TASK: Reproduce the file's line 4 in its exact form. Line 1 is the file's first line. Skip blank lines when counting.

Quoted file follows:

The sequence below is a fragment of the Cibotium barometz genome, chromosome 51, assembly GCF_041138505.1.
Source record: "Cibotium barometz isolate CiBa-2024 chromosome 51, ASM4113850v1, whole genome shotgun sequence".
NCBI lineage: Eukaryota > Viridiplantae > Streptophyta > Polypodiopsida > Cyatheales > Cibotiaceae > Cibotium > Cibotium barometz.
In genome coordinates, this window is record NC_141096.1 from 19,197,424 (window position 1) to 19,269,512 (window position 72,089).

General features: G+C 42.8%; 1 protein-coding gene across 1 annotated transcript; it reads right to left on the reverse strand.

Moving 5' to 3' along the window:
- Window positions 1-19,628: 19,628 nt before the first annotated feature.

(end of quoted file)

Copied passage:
In genome coordinates, this window is record NC_141096.1 from 19,197,424 (window position 1) to 19,269,512 (window position 72,089).